timeout is 2 seconds, send interval is 0 msec:
Type escape sequence to abort.
.....
Success rate is 0 percent (0/5)

RP/0/0/CPU0:XR-PE(config)#mpls oam
RP/0/0/CPU0:XR-PE(config-oam)#commit

IOS-PE#ping mpls ipv4 2.2.2.2 255.255.255.255


Sending 5, 100-byte MPLS Echos to 2.2.2.2/32,
timeout is 2 seconds, send interval is 0 msec:
Type escape sequence to abort.
!!!!!
Success rate is 100 percent (5/5), round-trip min/avg/max = 4/5/7 ms

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Troubleshooting MPLS L3 VPNs
Verify VPN Labels and Prefix
IOS-PE#show bgp vpnv4 unicast vrf ABC 172.16.1.1
BGP routing table entry for 1:1:172.16.1.1/32, version 23
Paths: (1 available, best #1, table ABC)
Advertised to update-groups:
5
Refresh Epoch 1
65001
172.16.11.2 (via vrf ABC) from 172.16.11.2 (172.16.1.1)
Origin IGP, metric 0, localpref 100, valid, external, best
Extended Community: RT:1:1 Local VPN Label
mpls labels in/out 24/nolabel
rx pathid: 0, tx pathid: 0x0

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Troubleshooting MPLS L3 VPNs
Verifying VPN Label on Remote PE
RP/0/0/CPU0:XR-PE#show bgp vpnv4 unicast vrf ABC 172.16.1.1
BGP routing table entry for 172.16.1.1/32, Route Distinguisher: 2:2
Last Modified: May 30 16:57:21.986 for 00:18:10
65001
1.1.1.1 (metric 3) from 4.4.4.4 (1.1.1.1)
Received Label 24 Remote VPN Label
Origin IGP, metric 0, localpref 100, valid, internal, best, group-best,
import-candidate, imported
Received Path ID 0, Local Path ID 1, version 36
Extended community: RT:1:1
Originator: 1.1.1.1, Cluster list: 4.4.4.4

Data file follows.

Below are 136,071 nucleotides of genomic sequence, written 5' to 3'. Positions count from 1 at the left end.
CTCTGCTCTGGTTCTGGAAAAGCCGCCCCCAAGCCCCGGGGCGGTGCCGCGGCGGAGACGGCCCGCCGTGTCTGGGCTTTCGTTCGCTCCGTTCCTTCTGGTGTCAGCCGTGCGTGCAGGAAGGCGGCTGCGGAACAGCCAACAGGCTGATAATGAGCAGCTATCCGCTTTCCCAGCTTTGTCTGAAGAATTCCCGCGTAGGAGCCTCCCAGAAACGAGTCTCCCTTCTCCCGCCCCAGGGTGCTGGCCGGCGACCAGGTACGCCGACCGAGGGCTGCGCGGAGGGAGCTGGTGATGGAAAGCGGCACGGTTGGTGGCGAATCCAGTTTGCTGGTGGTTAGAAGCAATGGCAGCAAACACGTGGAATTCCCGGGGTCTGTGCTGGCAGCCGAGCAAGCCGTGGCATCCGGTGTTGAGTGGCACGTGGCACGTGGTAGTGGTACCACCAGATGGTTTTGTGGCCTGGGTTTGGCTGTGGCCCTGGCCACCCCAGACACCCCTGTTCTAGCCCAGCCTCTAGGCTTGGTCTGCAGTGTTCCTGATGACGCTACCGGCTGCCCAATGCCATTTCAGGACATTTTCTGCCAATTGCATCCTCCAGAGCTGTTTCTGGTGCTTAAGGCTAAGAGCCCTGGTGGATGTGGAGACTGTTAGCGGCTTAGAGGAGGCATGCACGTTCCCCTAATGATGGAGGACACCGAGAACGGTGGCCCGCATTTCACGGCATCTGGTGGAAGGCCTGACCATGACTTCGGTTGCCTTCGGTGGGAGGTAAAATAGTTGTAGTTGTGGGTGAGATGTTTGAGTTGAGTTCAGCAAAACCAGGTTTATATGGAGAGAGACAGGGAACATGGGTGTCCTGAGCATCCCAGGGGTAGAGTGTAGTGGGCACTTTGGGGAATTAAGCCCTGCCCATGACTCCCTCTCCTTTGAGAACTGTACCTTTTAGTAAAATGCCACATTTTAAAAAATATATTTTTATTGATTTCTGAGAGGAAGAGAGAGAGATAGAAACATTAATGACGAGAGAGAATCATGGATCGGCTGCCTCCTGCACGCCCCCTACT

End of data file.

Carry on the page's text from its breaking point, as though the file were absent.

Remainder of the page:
Source AFI: VPNv4 Unicast, Source VRF: default, Source
Route Distinguisher: 1:1

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Troubleshooting MPLS L3 VPNs
Verifying Labels (The Easy Way)
IOS-PE#show bgp vpnv4 unicast vrf ABC labels
Network Next Hop In label/Out label
Route Distinguisher: 1:1 (ABC)
172.16.1.1/32 172.16.11.2 24/nolabel
172.16.2.2/32 2.2.2.2 nolabel/24006
172.16.11.0/30 0.0.0.0 16/nolabel(ABC)
172.16.22.0/30 2.2.2.2 nolabel/24005

In Label represents local label and Out Label represents remote label

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Troubleshooting MPLS L3 VPNs
Verifying CEF (FIB, and LFIB) - IOS
IOS-PE#show ip cef vrf ABC 172.16.2.2 detail
172.16.2.2/32, epoch 0, flags [rib defined all labels]
recursive via 2.2.2.2 label 24006()
nexthop 10.1.14.4 GigabitEthernet0/2 label 17()

IOS-PE#show mpls forwarding-table 2.2.2.2


Local Outgoing Prefix Bytes Label Outgoing Next Hop
Label Label or Tunnel Id Switched interface
19 17 2.2.2.2/32 0 Gi0/2 10.1.14.4

IOS-PE#show ip cef 2.2.2.2 detail


2.2.2.2/32, epoch 0
dflt local label info: global/19 [0x0]
1 RR source [no flags]
nexthop 10.1.14.4 GigabitEthernet0/2 label 17()

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Troubleshooting MPLS L3 VPNs
Verifying CEF (FIB, and LFIB) - IOS
P1#show mpls forwarding-table labels 17
Local Outgoing Prefix Bytes Label Outgoing Next Hop
Label Label or Tunnel Id Switched interface
17 Pop Label 2.2.2.2/32 1690 Gi0/2 10.1.24.2

P1#show ip cef 2.2.2.2 detail


Implicit-
2.2.2.2/32, epoch 0
Null
dflt local label info: global/17 [0x0]
nexthop 10.1.24.2 GigabitEthernet0/2

P1#show ip cef 1.1.1.1 detail


1.1.1.1/32, epoch 0